Peace Sullivan, a former Furman University trustee, has made a $1 million donation to the university to support the Mary Peace Endowed Scholarship, an endowed fund named for her mother, Mary Peace Sterling, and herself. Scholarships from the endowment will be given to students with demonstrated financial need.
“I understand how hard it is for many students to come up with tuition,” Sullivan said. “I like the thought that many students will be able to take advantage of this scholarship. My hope is that Furman will be able to reach out and embrace students who wouldn’t otherwise think of the university as a possibility” because of finances.
“The Mary Peace Endowed Scholarship will indeed open doors for many students for whom college might otherwise be unattainable,” said Elizabeth Davis, Furman University president. “Furman is deeply grateful to Peace Sullivan for this generous gift, and we are proud that the scholarships will continue a legacy of two women who have worked so diligently on behalf of the university and our students.”
Sullivan grew up in Greenville and has long ties to Furman. Her grandmother, Frances Bunnelle, was a 1929 graduate, and her father, Charles Sterling, graduated in 1949. Her mother served on a presidential advisory board from 1976 to 1994, and on the Board of Trustees from 1995 to 2001. Sullivan was a trustee from 2008 to 2021.
As a young girl Sullivan and her family were regulars at Furman basketball games. “We were huge basketball fans,” she said. They always sat courtside, where her father was known for his animated responses when he disagreed with an official’s call.
But the Peace family have a much more significant reputation as pillars of Greenville. In 1917, Bony Peace, Sullivan’s great grandfather, bought the city’s newspaper, The Greenville News, and later bought the afternoon newspaper, The Greenville Piedmont. The family also opened the first radio station in Greenville, WFBC-AM (now ESPN Upstate), purchased other newspapers and formed a company called Multimedia, which was sold to Gannett in 1995. The family has been long-time benefactors in Greenville.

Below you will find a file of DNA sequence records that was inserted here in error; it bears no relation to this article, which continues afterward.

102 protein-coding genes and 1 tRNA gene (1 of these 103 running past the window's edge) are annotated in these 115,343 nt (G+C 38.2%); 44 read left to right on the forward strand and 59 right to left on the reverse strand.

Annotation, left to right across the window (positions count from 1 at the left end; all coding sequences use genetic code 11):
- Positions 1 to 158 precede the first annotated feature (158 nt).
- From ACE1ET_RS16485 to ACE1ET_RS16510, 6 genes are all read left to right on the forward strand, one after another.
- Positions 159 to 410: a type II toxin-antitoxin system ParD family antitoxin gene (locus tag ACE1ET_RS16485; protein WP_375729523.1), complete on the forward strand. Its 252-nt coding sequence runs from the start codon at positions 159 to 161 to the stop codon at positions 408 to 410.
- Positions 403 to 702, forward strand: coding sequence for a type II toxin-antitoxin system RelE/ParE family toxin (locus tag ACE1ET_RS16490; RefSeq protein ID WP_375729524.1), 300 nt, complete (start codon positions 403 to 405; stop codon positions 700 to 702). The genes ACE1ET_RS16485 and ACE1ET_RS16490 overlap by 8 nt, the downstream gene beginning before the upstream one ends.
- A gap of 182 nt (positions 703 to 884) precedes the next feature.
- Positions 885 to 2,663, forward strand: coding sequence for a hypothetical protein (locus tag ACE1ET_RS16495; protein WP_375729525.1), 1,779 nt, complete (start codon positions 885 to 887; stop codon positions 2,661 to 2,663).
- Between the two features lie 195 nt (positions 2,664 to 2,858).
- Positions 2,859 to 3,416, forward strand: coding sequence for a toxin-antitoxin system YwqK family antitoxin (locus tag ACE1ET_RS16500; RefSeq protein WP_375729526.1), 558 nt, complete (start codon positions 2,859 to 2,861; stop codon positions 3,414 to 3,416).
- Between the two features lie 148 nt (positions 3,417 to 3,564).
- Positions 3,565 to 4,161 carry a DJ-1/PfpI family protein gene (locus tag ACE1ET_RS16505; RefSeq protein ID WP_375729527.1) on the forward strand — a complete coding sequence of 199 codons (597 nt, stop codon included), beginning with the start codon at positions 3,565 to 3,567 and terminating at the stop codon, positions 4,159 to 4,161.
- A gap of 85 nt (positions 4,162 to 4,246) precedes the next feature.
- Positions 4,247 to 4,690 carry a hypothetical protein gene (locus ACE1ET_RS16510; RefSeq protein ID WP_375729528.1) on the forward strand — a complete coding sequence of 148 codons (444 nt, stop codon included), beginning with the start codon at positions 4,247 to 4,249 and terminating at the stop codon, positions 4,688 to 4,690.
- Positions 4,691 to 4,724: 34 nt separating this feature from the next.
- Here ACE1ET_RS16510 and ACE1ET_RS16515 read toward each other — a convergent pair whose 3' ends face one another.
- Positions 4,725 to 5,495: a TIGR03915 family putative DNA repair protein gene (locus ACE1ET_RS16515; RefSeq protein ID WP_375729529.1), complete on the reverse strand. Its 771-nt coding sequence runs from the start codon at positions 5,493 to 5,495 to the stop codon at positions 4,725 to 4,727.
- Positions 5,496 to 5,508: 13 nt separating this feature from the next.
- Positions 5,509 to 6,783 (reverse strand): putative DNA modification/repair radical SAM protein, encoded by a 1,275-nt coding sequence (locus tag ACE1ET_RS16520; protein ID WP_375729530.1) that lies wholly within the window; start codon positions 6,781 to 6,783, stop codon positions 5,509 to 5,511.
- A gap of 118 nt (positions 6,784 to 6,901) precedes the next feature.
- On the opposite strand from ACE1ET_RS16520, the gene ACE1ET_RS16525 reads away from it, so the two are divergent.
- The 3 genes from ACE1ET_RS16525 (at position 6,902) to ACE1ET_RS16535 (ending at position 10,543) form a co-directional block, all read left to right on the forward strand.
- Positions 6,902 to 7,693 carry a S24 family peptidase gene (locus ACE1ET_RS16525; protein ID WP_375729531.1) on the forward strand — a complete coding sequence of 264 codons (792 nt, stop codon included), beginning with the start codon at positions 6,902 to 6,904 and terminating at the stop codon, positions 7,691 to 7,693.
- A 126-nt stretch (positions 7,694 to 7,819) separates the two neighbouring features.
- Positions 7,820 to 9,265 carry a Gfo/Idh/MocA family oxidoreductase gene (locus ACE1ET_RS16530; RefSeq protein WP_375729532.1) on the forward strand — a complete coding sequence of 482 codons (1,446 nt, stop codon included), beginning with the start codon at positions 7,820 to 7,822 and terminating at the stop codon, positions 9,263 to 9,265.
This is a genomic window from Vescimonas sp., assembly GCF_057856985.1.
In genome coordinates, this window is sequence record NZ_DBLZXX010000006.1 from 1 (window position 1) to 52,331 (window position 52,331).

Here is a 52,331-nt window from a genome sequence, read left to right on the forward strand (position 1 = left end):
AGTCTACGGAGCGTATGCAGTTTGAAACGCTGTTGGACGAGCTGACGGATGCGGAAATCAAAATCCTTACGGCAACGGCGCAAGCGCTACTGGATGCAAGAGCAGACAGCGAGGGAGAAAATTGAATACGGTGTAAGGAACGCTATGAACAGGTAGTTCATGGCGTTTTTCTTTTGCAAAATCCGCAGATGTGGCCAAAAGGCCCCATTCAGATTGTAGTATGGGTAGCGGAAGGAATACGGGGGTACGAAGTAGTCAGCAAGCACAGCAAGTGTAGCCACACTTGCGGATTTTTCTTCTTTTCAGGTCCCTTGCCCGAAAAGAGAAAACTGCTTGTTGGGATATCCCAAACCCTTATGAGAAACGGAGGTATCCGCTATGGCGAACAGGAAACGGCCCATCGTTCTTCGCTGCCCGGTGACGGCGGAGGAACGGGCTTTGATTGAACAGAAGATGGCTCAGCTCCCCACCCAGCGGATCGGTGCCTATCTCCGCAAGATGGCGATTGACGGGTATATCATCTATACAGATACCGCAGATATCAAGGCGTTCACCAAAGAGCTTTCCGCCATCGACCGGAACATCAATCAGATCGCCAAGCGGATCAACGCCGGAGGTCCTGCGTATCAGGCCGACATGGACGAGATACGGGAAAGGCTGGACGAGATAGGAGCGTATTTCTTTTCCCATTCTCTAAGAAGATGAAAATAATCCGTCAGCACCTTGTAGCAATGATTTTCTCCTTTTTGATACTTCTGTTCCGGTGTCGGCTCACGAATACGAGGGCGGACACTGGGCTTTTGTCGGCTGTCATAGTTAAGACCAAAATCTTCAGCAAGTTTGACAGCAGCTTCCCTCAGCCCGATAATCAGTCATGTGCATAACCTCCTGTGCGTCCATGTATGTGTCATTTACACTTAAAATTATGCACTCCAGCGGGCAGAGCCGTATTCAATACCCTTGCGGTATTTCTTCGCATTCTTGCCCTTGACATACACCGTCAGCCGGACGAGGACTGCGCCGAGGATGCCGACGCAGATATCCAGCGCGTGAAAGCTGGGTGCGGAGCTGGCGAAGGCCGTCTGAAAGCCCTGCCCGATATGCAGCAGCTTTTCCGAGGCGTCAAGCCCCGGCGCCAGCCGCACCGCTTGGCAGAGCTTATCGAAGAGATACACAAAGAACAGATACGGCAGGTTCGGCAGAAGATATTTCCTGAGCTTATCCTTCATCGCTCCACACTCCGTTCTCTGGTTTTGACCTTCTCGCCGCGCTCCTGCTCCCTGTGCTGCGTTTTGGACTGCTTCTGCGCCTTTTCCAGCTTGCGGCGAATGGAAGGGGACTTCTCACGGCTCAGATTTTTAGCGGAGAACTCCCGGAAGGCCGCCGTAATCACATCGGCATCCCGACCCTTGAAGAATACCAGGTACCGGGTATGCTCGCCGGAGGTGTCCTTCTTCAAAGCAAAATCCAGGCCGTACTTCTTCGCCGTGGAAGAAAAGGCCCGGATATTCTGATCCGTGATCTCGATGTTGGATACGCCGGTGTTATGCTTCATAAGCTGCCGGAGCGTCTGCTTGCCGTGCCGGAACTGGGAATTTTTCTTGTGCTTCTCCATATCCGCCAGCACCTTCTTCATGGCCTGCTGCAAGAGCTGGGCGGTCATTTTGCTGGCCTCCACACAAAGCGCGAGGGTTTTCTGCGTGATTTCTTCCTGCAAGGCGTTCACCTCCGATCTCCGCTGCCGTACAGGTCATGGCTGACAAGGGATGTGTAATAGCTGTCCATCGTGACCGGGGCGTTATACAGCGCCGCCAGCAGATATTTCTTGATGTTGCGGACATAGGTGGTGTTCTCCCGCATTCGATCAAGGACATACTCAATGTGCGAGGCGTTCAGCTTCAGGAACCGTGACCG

Generations of the Peace family worked at the newspapers, including Sullivan, who started a journalism career there after graduating from the University of North Carolina at Chapel Hill. She went on to work at The Associated Press in New York City.
One thing that stands out about working in the family business, Sullivan said, was the importance of helping fill unmet needs. For example, the newspapers established a fund that paid for the children of employees to attend college.
“It was just something that we did,” Sullivan said. “It’s what I’m always trying to do, find a way to support students who wouldn’t be able to continue their education, or even apply to Furman.”
In 2008, she led the trustees to establish the Furman United Fund, which provides scholarship support to students facing unexpected hardships and providing them the opportunity to complete their Furman education. She has also led philanthropic efforts for The Shi Institute for Sustainable Communities and The Riley Institute. She wanted to make a gift during her last year as a trustee to honor her mother and to make a lasting impact on Furman students.
Living overseas for 11 years – in Argentina, Brazil and Ireland – taught Sullivan to be open to how other cultures experience the world. Similarly, she sees Furman as a place that fosters diversity.
“Furman provides a place where students learn to be together and to be with people whose views may be different from their own but who tolerate differences,” she said. “In these increasingly divisive times it’s important to provide an environment where students can be together and understand differences.”
Sullivan received a master’s degree in social work and for many years was a psychoanalyst in New York City. She has served on numerous boards for the University of North Carolina at Chapel Hill. As a member of Furman’s Board of Trustees, Sullivan served on several committees, including the Student Experience and Outcomes Committee and the External Engagement Committee. She chaired the Athletics and the Executive Committees.
To students who might receive a Mary Peace Endowed Scholarship, Sullivan asks this: “Use it wisely and always be curious. Always be curious.”